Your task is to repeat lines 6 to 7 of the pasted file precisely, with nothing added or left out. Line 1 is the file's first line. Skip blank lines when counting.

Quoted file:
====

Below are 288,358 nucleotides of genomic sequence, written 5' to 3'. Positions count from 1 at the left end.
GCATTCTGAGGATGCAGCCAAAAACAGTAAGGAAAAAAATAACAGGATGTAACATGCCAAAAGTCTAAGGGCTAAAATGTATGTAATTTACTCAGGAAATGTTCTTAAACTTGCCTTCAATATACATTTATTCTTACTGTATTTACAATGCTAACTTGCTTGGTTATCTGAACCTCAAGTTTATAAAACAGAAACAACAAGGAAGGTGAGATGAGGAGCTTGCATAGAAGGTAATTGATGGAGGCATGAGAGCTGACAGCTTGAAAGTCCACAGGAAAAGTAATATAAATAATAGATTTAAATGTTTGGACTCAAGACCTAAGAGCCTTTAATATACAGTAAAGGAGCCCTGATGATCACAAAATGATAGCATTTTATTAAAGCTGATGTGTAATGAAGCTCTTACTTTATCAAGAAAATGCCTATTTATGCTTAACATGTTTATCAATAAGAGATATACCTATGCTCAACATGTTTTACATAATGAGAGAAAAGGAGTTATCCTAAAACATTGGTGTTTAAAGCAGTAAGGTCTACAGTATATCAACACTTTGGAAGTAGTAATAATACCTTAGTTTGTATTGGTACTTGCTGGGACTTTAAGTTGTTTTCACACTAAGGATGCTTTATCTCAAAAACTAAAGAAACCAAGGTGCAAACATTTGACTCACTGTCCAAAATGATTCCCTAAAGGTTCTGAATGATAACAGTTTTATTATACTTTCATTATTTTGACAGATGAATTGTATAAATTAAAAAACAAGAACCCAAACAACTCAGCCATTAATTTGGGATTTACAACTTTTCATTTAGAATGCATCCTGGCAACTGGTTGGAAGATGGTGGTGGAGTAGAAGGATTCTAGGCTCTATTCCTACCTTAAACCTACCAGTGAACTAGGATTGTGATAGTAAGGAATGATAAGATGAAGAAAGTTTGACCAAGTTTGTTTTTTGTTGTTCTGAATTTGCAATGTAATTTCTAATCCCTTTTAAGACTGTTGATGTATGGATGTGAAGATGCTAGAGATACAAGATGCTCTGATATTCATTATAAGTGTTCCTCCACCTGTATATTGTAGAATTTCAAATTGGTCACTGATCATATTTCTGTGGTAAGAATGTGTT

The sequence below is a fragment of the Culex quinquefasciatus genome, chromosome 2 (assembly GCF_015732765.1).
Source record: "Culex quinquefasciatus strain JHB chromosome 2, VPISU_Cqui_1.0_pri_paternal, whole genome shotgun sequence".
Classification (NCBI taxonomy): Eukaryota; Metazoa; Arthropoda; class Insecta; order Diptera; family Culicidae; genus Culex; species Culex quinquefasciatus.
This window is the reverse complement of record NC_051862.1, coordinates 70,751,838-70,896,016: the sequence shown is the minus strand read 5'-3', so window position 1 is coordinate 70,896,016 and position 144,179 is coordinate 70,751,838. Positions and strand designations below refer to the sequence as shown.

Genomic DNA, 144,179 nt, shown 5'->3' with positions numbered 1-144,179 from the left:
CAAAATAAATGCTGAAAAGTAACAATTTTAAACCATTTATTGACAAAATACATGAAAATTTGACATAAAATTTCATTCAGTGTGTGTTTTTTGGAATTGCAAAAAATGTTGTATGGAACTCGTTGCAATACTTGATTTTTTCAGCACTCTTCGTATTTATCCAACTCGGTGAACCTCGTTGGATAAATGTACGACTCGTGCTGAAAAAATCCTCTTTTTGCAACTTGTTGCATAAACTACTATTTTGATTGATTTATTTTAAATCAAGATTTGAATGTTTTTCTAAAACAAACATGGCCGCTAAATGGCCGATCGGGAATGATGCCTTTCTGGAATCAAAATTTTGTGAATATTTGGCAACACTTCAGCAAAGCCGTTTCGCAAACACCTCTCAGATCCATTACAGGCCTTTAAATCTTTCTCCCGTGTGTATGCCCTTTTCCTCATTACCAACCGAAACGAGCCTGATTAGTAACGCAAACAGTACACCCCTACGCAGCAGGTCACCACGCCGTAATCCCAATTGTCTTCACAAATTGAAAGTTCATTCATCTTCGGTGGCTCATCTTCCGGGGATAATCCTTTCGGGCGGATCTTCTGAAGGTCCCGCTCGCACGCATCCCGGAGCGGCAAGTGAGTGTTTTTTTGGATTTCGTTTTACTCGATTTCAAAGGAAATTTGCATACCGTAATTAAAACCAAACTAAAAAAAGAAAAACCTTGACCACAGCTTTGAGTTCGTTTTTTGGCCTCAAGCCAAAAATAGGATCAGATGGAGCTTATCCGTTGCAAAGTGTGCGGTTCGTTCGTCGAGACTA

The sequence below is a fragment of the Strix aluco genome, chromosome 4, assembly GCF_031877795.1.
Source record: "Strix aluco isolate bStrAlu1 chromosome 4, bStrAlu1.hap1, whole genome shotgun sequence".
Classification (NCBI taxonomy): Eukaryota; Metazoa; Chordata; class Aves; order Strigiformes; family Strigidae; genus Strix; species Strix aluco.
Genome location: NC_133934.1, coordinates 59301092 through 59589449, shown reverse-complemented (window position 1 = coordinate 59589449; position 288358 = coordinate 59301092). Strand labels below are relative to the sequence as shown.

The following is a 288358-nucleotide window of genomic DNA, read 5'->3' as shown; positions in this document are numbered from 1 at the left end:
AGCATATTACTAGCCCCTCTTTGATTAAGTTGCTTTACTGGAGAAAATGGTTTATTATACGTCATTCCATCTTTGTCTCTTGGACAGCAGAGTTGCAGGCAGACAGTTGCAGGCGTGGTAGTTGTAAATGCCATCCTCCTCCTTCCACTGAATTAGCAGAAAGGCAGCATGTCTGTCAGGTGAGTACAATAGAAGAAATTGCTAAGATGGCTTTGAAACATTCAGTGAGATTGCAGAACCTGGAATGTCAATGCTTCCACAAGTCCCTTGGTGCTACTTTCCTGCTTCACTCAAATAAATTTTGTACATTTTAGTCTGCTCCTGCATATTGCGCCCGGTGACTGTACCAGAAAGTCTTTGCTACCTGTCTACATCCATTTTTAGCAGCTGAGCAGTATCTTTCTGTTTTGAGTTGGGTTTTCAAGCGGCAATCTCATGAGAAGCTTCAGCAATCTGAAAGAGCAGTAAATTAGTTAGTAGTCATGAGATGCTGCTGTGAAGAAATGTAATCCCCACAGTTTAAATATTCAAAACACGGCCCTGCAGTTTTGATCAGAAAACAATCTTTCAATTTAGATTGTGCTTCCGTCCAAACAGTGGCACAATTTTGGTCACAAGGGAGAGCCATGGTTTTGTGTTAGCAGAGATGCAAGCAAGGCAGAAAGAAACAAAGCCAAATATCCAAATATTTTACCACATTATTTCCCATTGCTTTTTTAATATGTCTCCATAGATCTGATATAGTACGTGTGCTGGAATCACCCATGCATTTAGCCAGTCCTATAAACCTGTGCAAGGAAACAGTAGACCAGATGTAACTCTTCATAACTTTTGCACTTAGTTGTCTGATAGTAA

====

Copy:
This window is the reverse complement of record NC_051862.1, coordinates 70,751,838-70,896,016: the sequence shown is the minus strand read 5'-3', so window position 1 is coordinate 70,896,016 and position 144,179 is coordinate 70,751,838. Positions and strand designations below refer to the sequence as shown.

Genomic DNA, 144,179 nt, shown 5'->3' with positions numbered 1-144,179 from the left: